Comparing American presidents with German National Socialist Adolph Hitler is hardly new. Even Harry Truman, the first U.S. President elected after Hitler had died, has been compared with the mass murdering dictator. The analogy is so often infused into arguments, its effectiveness as a rhetorical device is almost nil. And the metaphor or simile is not limted to presidential poltics, or even serious, contemplative discourse.
When I was about 10 years old my mother wouldn’t let me “sleep out” in our front yard because it was too cold (probably about 45 degrees outside). I maturely showed my vocabulary by calling her “a Hitler” and proceeded to get the belt for the only time in my life. I was only calling her the worst name I could think of, which is a dreadful thing to do to your own mother, all because she was looking out for my well-being.
Recently, Catholic Bishop, Daniel Jenky gave a sermon where he rather obliquely drew an analogy of the Obama administration’s requirement that Catholic schools and other institutions must cover (or pay through their insurance premiums) contraception and abortion with Hitler and Stalin’s attacks upon the church in a previous generation. In 2011, Hank Williams, Jr. had his famous “Are you ready for some football” song pulled from Monday Night Football (MNF) because he compared President Obama’s golf game alongside John Boehner as if Hitler was golfing with Israeli Prime Minister Benyamin Netanyahu.
Williams should get an easy pass. He was simply doing what I did: drawing upon the worst figure in world history (and a modern natural nemesis) to make a point. Exaggerated? Yes. Insensitive? Maybe. Nefarious? Highly doubtful.
On one hand, it is certainly true that the comparison is way over-done. Usually, it is pulled out as a rhetorical device whenever someone of the other party does things that you think are really over-the-top. For lefties, it was used against George Bush when he signed The Patriot Act (never mind that many Democrats voted for it, too). For righties, it has been used against Obama whenever he has asked the government to play a bigger role in our lives (forgetting that the government has grown bigger and bigger under Republicans, too.).
Many in the pro-life movement have made the comparison between the killing of Jews and the killing of unborn children. I remember speaking out against abortion at a Holocaust commemoration held during a Des Moines, Iowa, City Council meeting. One little Jewish boy thanked me. Many others were distraught at the comparison. While I think dehumanization is the common thread between the two slaughters, even this comparison must be used with great wisdom. The killing of Jews was not the work of one man, Hitler. It was carried out by thousands of followers, many just like you and me. More importantly, it was done by the permission of the people who tolerated a mind-set of discrimination and hatred. But the Germans are no different than Americans. We have permitted the killing of little babies to go on for decades now.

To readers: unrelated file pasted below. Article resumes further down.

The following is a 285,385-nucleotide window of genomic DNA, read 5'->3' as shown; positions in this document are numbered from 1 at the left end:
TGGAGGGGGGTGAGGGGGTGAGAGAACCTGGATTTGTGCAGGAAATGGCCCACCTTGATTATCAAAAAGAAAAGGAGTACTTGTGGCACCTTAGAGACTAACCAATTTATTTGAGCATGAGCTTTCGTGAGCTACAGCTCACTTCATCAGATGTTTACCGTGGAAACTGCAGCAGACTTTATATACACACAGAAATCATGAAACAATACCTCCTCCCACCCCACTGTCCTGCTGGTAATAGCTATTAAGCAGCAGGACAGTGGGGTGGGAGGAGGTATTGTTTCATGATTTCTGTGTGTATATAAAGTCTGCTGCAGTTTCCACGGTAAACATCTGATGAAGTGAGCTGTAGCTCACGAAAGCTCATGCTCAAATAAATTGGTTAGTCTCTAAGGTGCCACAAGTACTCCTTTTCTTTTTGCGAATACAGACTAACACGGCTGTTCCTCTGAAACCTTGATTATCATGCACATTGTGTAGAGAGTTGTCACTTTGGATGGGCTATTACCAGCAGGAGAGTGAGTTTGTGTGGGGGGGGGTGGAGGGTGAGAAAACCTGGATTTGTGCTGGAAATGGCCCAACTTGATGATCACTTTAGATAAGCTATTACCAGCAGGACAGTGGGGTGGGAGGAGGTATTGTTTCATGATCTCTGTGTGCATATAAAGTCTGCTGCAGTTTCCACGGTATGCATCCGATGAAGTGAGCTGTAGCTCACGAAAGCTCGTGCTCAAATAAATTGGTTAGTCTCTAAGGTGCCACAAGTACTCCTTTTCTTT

This brings us to the 2012 election cycle,. The anti-Obama sentiment is running high among rank and file Republicans, conservatives, and many on the Christian Right. For many, it borders on hatred fueled by fear. The Hitler comparison is on everybody’s lips and everybody’s keyboards. If the reason is Obama’s obvious pro-abortion stand, let us yet be “fair.” If we are going to call him Hitler because he never found an unborn baby he would protect, let us use the same standard with Mitt Romney, whose official position is that we can kill some
Jews unborn babies. Perhaps we could compare Romney with the man who wrote, Allowing the Destruction of Life Unworthy of Life, Karl Binding. On this issue, the difference between the two candidates is by degrees, not by kind.
In my new book, With Christ in the Voting Booth, I devote over 25 pages to clarifying a consistent pro-life ethic.
His wife also ows a business selling antique and collectible postcards on eBay since 1999. David was an activist with Operation Rescue in the early 1990s. He is a member of Trinity Presbyterian Reformed Church in Johnston, Iowa.
David suffered a stroke in 2012, but has begun to recover after almost four years of complications.To God be the Glory, I believe he is continuing a work in me, that he began when I was a child (Philippians 1:6)
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